Take time to visit wall, pay homage

Hundreds of motorcyclists, many flying large American flags from their bikes, escorted the semi-truck Tuesday that hauled the “The Wall That Heals” into Warren.

Hundreds of residents lined the route along East Market Street, also waving American flags and cheering for the arrival of this traveling replica of the Vietnam Veterans Memorial in Washington, D.C. The powerful procession also included flashing lights and sirens from police cruisers.

The scene was quite a stark difference from the sad return that our service men and women experienced upon their return home from the Vietnam War more than four decades ago. Those veterans, of course, returned to a chilly reception by this nation torn over the Vietnam War debate.

But this week provides a new opportunity for all of us to recognize the service given by those who served our country in Vietnam, especially by those whose names appear on the memorial.

The salute that began Tuesday continued Wednesday when dozens of local volunteers assembled on Warren’s northwest side for hours hoisting each of the 140 heavy panels composed of synthetic granite into place, shaping the 375-foot replica wall.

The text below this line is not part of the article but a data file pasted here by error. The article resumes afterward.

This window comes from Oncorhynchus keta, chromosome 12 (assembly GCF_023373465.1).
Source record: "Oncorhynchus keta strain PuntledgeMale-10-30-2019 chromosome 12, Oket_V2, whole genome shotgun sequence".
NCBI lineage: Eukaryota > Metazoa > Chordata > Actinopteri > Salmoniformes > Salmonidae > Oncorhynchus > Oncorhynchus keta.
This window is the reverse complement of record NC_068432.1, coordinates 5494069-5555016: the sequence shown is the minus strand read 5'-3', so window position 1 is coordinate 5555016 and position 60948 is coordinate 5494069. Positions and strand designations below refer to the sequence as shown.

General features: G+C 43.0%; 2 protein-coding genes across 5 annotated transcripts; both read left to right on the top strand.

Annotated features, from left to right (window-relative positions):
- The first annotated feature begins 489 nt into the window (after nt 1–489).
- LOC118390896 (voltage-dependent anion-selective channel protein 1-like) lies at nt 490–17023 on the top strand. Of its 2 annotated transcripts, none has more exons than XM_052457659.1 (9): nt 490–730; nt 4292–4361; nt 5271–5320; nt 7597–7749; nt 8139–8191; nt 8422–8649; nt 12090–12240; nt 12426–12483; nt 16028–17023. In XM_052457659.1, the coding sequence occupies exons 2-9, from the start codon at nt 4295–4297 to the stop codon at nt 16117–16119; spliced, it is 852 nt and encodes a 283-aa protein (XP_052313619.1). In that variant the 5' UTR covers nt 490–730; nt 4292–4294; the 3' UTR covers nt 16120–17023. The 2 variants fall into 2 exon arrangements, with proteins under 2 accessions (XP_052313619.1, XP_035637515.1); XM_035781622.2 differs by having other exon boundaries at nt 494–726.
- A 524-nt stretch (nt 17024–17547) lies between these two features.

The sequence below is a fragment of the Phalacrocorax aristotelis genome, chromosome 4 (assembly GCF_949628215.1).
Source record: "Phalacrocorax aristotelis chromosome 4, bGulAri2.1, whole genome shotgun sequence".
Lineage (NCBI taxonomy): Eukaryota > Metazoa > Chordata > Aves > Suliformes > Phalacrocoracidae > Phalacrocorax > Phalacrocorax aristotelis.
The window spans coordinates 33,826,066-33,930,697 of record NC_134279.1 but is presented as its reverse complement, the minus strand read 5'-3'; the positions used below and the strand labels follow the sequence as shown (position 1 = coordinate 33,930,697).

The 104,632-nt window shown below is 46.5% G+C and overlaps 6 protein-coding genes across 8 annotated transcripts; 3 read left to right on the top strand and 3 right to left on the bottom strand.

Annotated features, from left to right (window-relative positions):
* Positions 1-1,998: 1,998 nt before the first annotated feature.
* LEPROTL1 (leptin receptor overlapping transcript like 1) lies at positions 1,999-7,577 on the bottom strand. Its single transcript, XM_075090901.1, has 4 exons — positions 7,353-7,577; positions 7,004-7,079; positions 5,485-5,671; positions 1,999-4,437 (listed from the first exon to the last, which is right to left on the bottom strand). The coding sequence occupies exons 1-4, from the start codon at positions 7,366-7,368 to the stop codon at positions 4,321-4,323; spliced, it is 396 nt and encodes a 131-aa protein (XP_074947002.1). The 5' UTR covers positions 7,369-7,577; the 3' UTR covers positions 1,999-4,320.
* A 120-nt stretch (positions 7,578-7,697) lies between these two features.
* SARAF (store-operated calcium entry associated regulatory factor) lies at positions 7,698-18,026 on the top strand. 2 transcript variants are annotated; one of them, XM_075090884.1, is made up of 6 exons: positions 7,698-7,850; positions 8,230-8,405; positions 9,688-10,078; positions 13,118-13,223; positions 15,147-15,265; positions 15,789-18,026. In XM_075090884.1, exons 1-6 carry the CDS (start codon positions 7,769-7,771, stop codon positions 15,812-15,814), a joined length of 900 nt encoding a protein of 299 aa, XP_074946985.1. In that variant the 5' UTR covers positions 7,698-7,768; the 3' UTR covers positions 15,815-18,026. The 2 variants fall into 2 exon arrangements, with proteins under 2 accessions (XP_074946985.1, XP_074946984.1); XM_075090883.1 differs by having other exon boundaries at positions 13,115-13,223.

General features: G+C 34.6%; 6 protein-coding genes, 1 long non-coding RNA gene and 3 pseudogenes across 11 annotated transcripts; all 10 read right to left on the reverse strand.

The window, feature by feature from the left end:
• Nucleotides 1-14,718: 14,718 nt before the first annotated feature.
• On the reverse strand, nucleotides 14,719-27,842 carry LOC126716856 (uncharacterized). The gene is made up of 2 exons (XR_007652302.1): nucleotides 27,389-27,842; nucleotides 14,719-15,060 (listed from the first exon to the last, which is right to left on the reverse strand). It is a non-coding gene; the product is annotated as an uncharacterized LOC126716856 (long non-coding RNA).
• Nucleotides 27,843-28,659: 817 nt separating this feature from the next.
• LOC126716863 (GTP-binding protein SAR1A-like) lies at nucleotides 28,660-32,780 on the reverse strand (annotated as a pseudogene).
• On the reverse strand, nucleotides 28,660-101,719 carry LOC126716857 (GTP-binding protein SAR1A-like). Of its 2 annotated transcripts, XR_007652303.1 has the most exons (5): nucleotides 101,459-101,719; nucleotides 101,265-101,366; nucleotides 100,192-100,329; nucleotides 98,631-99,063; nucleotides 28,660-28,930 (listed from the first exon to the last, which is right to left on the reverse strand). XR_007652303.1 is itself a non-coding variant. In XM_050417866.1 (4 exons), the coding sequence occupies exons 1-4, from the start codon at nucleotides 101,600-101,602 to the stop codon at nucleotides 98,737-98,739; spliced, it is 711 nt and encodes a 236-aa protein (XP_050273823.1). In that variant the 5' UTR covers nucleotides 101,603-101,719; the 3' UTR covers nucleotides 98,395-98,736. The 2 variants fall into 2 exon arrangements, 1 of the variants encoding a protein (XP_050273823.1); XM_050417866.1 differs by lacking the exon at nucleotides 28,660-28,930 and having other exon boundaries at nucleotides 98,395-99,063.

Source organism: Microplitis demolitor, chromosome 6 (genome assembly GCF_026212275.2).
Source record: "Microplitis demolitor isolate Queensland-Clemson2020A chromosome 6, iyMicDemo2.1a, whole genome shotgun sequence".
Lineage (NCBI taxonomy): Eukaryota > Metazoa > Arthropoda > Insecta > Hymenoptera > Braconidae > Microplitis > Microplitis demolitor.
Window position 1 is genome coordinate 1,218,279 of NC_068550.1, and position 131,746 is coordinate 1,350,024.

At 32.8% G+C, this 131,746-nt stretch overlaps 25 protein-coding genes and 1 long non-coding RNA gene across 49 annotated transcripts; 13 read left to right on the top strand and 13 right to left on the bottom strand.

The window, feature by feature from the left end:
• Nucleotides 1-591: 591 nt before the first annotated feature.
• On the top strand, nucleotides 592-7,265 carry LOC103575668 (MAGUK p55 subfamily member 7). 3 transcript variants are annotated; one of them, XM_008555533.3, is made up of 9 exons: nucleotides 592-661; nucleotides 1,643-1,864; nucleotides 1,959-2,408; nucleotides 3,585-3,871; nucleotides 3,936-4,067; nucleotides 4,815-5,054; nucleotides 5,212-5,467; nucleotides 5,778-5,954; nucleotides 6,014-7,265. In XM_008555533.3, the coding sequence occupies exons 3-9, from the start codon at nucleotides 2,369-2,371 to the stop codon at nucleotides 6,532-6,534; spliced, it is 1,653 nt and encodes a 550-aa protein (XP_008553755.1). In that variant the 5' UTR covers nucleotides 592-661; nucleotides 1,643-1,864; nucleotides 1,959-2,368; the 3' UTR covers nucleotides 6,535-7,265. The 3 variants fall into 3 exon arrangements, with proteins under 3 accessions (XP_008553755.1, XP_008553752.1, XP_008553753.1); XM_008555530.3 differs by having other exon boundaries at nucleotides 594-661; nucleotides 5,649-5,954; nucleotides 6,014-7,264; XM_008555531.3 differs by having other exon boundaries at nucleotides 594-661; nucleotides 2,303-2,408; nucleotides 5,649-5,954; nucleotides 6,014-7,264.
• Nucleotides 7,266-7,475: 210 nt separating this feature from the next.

And beginning today, the wall will be open to the public 24 hours per day through noon Sunday on the lawn outside Warren’s Packard Musicl Hall. This is the only stop scheduled for Ohio this year.

Every single person who has been involved in executing this wonderful event deserves praise. That includes those who escorted and greeted the wall, those who helped erect the wall and those who envisioned this stop in Warren and made the formal request to bring it here. Those who will volunteer to spend time at the wall around the clock in order to answer questions and assist or direct visitors also deserve much praise, as do all the organizers and participants for this week’s very special ceremonies and recognitions. It’s truly a wonderful undertaking!

But more than all that, those who deserve the most honor and recognition, of course, are the service men and women who represented our nation by serving in Vietnam — as well as those who served in all times of war, conflict and peace.

We especially recognize the more than 58,000 names that appear on this wall — those who gave their lives in service to our country, and notably the 60 men from Trumbull County whose names are listed.

We encourage all who read this to take some time in the next couple days to visit the wall to pay respects to those who served and died for our country. It’s a small token of the appreciation we all should share.

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